By Brooke Schohl, MS, RD
You have many, many choices when it comes to fueling for endurance races. Your local running, bike or triathlon shop’s shelves are lined with countless products and options…making things a little confusing! Before you wade through all of the brands, nutritional content, ingredients and flavors, it’s important to answer one question: will you use solid or liquid nutrition to get you across that finish line with flying colors?
Most pro triathletes and elite runners use liquid nutrition alone in the form of drinks or gels for longer races. But then again, they are pros. They finish the race up to nine hours sooner than the age groupers do, which makes a big difference. Remember that you are unique and that your fueling strategy probably won’t be the same as your favorite pro, or even your training partner.
I get this question all of the time — solids or liquids? — and the answer is dependent upon a variety of factors. The following considerations will help you make your decision:
The Task at Hand
What event are you training for? Half marathon? Marathon? 70.3 triathlon? A huge factor determining your fuel plan is the type of activity your race entails and of course, the length of the race. Most people have a tough time getting solids down during a run, whereas consuming these foods on the bike is much easier due to the nature of the activity. It’s important to really get in tune with your body — your likes, dislikes and toleration of fuel sources. I always feel that more natural food and drink options will produce better results. So many athletes have adopted clean eating regimens in their everyday lives, and why muddy that up by consuming chemical-filled, engineered products on race day?
Most liquid nutrition options are primarily carbohydrate. Of course protein can be added to these drink mixes, but carbs are the star of the show. For many of my athletes, consuming large amounts of carbs (without protein and fat) is a killer on the old GI tract. The fuel is absorbed quickly, leaving athletes feeling hungry with inconsistent energy levels. On the flip side, some athletes are unable to consume any solids during racing due to the intensity of the pace or fickle stomachs. Which one are you? Do you do best with mainly carbs, or some protein and fat? Maybe you can handle a combination of liquids and solids if the race is long enough to demand it.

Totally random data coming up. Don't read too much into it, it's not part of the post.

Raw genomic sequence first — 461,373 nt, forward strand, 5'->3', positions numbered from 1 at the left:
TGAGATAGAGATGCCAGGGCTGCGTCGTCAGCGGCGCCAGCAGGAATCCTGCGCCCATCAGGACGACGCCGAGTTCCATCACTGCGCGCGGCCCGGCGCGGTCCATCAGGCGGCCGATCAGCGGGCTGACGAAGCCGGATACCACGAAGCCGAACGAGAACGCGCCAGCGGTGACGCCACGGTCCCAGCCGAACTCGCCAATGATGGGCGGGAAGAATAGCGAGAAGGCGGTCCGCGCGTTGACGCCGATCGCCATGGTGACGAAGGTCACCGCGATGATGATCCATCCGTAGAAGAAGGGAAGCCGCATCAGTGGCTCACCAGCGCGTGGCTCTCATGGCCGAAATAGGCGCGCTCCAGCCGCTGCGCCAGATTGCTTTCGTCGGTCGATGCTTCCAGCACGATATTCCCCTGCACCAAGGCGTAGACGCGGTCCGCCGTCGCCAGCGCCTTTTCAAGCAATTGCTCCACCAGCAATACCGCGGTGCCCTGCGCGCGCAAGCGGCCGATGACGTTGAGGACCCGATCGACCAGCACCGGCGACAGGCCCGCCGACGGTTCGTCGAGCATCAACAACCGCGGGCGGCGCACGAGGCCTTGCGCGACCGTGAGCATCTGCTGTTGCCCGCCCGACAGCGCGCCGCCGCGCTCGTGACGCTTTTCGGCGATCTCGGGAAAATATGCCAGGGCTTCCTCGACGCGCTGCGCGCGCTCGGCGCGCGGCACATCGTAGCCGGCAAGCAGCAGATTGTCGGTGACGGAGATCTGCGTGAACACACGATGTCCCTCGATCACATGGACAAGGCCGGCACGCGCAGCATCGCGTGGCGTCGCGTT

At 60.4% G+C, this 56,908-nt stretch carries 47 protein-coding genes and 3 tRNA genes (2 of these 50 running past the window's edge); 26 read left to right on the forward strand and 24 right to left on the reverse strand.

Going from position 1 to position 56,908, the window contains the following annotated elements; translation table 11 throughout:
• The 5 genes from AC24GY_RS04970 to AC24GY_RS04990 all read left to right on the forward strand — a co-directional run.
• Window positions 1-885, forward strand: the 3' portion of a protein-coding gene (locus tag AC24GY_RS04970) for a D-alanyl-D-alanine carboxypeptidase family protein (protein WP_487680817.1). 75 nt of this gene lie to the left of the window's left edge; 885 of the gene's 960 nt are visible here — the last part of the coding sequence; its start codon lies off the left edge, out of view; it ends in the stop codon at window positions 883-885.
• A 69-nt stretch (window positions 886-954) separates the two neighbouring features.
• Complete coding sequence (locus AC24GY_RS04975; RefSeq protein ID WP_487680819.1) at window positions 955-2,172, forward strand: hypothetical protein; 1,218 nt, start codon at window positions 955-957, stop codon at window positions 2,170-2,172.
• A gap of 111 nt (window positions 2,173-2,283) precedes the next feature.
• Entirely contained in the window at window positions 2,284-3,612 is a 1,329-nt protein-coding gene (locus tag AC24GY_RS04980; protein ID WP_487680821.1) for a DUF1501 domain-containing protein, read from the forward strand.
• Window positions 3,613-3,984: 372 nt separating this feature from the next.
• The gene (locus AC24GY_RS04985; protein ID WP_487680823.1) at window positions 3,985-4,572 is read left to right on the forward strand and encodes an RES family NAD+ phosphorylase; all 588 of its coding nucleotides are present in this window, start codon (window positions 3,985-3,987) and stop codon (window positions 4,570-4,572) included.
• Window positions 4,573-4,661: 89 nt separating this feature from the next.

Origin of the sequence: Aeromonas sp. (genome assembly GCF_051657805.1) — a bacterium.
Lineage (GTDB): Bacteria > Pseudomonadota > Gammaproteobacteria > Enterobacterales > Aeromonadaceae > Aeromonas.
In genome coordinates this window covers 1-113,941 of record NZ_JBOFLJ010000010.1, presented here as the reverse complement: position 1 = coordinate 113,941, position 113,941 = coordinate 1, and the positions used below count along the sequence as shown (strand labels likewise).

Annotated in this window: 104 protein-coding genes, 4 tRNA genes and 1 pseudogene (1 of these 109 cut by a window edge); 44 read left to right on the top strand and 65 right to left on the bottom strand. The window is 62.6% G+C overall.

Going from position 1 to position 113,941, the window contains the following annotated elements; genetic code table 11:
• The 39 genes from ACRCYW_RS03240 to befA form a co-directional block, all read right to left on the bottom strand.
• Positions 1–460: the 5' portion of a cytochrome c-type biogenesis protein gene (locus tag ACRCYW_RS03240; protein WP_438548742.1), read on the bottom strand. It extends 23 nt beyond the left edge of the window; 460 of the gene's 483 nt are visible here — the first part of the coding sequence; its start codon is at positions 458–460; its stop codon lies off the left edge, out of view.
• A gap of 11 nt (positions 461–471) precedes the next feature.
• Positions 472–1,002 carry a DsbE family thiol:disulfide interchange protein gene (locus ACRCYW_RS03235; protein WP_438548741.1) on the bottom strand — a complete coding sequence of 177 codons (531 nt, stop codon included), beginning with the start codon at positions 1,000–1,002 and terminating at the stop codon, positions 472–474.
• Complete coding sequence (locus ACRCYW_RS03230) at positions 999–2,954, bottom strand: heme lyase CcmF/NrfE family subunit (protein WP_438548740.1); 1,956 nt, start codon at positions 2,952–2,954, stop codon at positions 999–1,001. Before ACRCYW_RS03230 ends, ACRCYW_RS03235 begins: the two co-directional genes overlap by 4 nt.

Hourly Caloric Intake
How many calories do you need per hour to get through the race? Athletes with lower caloric requirements can more easily get away with just liquid nutrition. When fueling for training and racing with metabolic efficiency in mind, the amount of calories you actually require is probably much lower than what you are consuming. Metabolic efficiency is a way of fueling that promotes burning fat stores (we all have them) for fuel rather than the more common reliance on high-carb food or drink sources. Wouldn’t it be nice to unload some of those race-day calories and take in only 10 to 30 grams of carbohydrate per hour? You can do it!
Did you know that your body is only able to efficiently digest and absorb a limited amount of calories per specified amount of time? I had an athlete who was over-concentrating his bottles by mixing too many calories into his water bottles. This quickly led to GI distress on race day due to the body’s inability to digest and absorb all the nutrients. For this reason, it is very important to avoid overloading drink mixes and opt for lower calorie options.
Preferences During Training
What do you like to eat during training? During racing? What foods work best for you? If you don’t know, now — during training — is the time to experiment. Challenge yourself to try new things; you may be surprised at what you can get away with. I recommend consuming carbs with protein and fat for as long as possible, then switching over to carb alone towards the end of the training session or race. The longer you can control blood sugar by not consuming carb alone, the more fat is being oxidized. Train your body to stay in a fat-burning place longer by adding fats and proteins to those training/racing fuel carbs. A great example of this is Pocket Fuel, a fruit and nut puree that contains almost equal amounts of carbs, fat, protein and has demonstrated great success among ultra runner and triathlete populations.
Like many other aspects of nutrition and training, there are different strokes for different folks. Meaning, what works for you may not work for your training buddy and vice versa. There are many variables at play here; trial and error during training blocks will help you determine the best course of action for you. Seeking the advice of a sports dietitian never hurts either.
Brooke Schohl, MS, RD, METS, is a registered sports dietitian and the owner of Fuel to the Finish Endurance Nutrition Coaching in Scottsdale, Arizona. She is an avid triathlete, having completed many triathlons of all distances including three Ironman races. She integrates that personal experience and knowledge into developing customized, sport-specific, metabolically efficient fueling plans for her clients. Brooke and her husband, John, own two Scottsdale, Arizona-based triathlon stores named Destination Kona. For more information on services and offerings, visit her website at www.fueltothefinish.com.